Unless you’re a policy geek or an educator, you may never have heard of the “STEM vs. STEAM” debate. STEM, of course, stands for the formula of “science, technology, engineering, and mathematics” as a baseline for educational curriculum. STEAM argues for the necessity of the arts, which in primary and secondary education have waxed and waned depending on prevailing theory and, perhaps more importantly, political will. Andrew Carnegie may have donated handsomely to higher education, but he frowned on the study of “dead languages” and other useless pursuits. Industrialist Richard Teller Crane opined in 1911 that no one with “a taste for literature has the right to be happy” because “the only men entitled to happiness… are those who are useful.”
It’s a long way from thinking of poets as “the unacknowledged legislators of the world,” as Percy Shelley wrote in his “Defence of Poetry” 90 years earlier, but Shelley’s essay shows that even then the arts needed defending. By the time we get to STEM thinking, the arts have disappeared entirely from the conversation, become an afterthought, as venture capitalists, rather than wealthy industrialists, decide to trim them away from public policy and private investment. The situation may be improving, as more educators embrace STEAM, but “there’s tension,” as Neil DeGrasse Tyson says in the excerpt above from his StarTalk interview show on Nat Geo. In the kinds of funding crises most school districts find themselves in, “school boards are wondering, do we cut the art, do we keep the science?”
The choice is a false one, argues former Talking Heads frontman and sometimes Cassandra-like cultural theorist David Byrne. “In order to really succeed in whatever… math and the sciences and engineering and things like that,” Byrne tells Tyson above, “you have to be able to think outside the box, and do creative problem solving… the creative thinking is in the arts. A certain amount of arts education…” will help you “succeed more and bring more to the world… bringing different worlds together has definite tangible benefits. To kind of cut one, or separate them, is to injure them and cripple them.”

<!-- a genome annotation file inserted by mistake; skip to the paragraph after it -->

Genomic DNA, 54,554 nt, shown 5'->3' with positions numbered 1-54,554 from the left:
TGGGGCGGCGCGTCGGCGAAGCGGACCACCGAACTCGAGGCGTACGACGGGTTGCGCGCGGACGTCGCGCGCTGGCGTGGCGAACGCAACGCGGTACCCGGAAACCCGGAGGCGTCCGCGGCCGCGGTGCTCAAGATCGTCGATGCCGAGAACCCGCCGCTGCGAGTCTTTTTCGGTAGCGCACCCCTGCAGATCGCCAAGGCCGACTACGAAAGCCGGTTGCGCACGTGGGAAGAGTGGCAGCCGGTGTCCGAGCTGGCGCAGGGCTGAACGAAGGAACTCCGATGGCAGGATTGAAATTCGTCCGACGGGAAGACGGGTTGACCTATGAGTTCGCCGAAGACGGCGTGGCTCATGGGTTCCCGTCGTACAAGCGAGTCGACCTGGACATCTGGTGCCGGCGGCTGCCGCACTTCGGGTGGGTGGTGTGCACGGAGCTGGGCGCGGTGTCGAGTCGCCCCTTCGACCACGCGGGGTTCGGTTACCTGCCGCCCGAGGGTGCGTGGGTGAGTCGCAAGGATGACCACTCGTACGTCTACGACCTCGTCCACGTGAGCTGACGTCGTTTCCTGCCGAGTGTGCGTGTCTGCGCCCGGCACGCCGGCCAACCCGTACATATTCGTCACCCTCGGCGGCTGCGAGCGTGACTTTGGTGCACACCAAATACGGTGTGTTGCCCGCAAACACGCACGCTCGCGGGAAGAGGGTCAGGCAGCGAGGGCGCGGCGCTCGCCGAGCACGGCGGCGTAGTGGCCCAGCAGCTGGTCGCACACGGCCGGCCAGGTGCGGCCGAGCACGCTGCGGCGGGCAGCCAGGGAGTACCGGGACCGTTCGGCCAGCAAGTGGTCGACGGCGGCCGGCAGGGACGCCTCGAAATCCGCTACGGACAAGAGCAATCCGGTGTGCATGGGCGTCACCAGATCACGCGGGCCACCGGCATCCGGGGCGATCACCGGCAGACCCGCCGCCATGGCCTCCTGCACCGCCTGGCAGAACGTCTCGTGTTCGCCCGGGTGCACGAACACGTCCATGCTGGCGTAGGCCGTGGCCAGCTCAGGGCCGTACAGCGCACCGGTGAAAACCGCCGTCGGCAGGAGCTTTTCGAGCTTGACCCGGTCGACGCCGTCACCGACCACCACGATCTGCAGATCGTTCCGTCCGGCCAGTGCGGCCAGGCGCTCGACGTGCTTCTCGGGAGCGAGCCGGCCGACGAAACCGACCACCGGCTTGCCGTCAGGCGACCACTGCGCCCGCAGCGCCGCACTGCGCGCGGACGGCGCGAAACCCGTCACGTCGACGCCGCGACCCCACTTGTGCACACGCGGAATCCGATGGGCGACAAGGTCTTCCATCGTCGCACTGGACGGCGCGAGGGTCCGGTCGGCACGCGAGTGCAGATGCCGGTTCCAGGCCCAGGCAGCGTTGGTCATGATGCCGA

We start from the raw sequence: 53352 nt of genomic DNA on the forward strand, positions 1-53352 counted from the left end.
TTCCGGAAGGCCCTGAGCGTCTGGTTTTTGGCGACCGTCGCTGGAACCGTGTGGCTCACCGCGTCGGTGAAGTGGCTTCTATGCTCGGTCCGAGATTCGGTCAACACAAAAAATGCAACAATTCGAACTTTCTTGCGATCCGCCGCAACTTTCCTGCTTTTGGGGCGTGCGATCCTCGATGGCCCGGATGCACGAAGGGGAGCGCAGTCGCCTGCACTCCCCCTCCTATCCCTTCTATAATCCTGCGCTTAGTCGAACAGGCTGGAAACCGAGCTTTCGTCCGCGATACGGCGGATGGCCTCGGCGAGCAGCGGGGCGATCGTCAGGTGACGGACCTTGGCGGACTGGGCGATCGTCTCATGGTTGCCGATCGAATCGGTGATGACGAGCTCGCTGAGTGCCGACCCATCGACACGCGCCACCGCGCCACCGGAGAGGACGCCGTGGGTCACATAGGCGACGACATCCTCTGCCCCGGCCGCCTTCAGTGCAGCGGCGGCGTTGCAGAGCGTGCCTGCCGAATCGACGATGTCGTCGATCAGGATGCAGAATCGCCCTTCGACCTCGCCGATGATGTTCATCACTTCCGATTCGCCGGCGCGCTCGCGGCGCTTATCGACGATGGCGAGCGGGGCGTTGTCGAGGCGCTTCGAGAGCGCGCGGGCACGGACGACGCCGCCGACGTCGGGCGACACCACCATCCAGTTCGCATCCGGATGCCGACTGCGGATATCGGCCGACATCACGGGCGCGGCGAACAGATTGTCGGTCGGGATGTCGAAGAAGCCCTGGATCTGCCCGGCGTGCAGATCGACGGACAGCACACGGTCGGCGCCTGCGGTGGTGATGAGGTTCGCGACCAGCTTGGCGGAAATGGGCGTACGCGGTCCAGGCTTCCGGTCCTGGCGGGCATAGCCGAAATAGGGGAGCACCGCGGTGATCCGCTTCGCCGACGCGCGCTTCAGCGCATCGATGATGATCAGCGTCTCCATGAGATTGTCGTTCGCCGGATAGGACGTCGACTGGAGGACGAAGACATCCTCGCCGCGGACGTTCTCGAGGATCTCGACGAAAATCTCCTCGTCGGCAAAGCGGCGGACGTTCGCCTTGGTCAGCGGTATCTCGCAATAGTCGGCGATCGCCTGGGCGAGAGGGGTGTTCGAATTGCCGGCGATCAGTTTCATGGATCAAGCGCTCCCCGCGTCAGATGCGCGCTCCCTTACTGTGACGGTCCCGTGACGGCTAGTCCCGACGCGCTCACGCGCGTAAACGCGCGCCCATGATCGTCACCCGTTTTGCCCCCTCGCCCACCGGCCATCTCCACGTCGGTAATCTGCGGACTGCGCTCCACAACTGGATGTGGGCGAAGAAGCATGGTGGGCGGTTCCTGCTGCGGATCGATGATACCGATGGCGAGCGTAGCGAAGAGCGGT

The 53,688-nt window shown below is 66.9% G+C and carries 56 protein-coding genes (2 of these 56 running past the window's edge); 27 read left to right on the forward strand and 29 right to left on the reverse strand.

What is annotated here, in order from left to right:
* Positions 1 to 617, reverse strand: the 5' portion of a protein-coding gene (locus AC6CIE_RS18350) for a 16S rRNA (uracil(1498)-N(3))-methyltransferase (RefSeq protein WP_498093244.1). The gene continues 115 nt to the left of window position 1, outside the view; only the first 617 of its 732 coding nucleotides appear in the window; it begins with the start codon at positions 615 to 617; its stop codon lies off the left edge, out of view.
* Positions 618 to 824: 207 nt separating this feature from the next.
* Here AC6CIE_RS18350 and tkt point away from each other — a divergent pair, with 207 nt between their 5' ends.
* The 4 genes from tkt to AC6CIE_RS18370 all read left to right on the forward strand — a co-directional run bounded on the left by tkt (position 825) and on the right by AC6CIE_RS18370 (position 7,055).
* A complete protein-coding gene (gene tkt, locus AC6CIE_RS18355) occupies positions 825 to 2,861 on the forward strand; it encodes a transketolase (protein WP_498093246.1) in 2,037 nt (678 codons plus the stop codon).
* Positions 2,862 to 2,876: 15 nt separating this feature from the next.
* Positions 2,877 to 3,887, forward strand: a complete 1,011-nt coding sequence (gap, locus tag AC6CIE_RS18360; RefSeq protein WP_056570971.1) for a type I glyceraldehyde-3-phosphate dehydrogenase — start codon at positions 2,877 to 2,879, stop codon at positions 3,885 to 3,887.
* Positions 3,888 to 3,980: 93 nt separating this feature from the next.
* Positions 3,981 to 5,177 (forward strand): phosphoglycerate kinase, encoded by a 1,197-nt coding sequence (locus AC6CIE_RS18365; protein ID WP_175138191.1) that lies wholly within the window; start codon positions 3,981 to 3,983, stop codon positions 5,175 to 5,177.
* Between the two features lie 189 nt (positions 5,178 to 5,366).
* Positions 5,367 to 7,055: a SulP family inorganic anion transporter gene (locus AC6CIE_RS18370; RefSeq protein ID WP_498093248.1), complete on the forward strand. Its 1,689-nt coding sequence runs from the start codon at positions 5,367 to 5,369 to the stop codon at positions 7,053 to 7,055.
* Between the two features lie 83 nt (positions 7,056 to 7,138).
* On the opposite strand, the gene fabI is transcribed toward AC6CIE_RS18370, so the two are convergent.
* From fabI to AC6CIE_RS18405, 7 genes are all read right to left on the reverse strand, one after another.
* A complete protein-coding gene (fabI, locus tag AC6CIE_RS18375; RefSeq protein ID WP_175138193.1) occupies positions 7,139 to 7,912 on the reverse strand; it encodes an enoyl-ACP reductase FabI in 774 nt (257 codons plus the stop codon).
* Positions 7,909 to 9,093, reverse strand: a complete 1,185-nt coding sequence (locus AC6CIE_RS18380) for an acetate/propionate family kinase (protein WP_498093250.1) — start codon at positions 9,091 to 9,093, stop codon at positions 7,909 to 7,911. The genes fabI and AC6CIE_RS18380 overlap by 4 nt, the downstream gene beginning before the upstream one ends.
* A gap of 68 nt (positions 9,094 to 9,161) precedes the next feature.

The idea goes back to Aristotle, and to the creation of universities, when medieval thinkers touted the Liberal Arts—the Trivium (grammar, rhetoric, and logic) and Quadrivium (arithmetic, geometry, music, and astronomy)—as models for a balanced education. Tyson agrees that the arts and sciences should not be severed: “Suppose they did that back in Renaissance Europe? What would Europe be without the support and interest in art?” He goes even further, saying, “We measure the success of a civilization by how well they treat their creative people.”
It’s a bold statement that emerges from a longer conversation Tyson has with Byrne, which you can hear in the StarTalk Radio podcast above. Tyson is joined by co-host Maeve Higgins and neuroscientist and concert pianist Dr. Mónica López-González—and later by Professor David Cope, who taught a computer to write music, and Bill Nye. Byrne makes his case for the equal value of the arts and sciences with personal examples from his early years in grade school and art college, and by building conceptual bridges between the two ways of thinking. One theme he returns to is the interrelationship between architecture and music as an example of how art and engineering co-evolve (a subject on which he previously delivered a fascinating TED talk).
You won’t find much debate here among the participants. Everyone seems to readily agree with each other, and I can’t say I’m surprised. Speaking anecdotally, all of the scientists I know affirm the value of the arts, and a high percentage have a creative avocation. Likewise, I’ve rarely met an artist who doesn’t value science and technology. We find example after example of scientist-artists—from Albert Einstein to astrophysicist Stephon Alexander, who sees physics in Coltrane. The central question may not be whether artists and scientists can mutually appreciate each other—they generally already do—but whether school boards, politicians, voters, and investors can see things their way.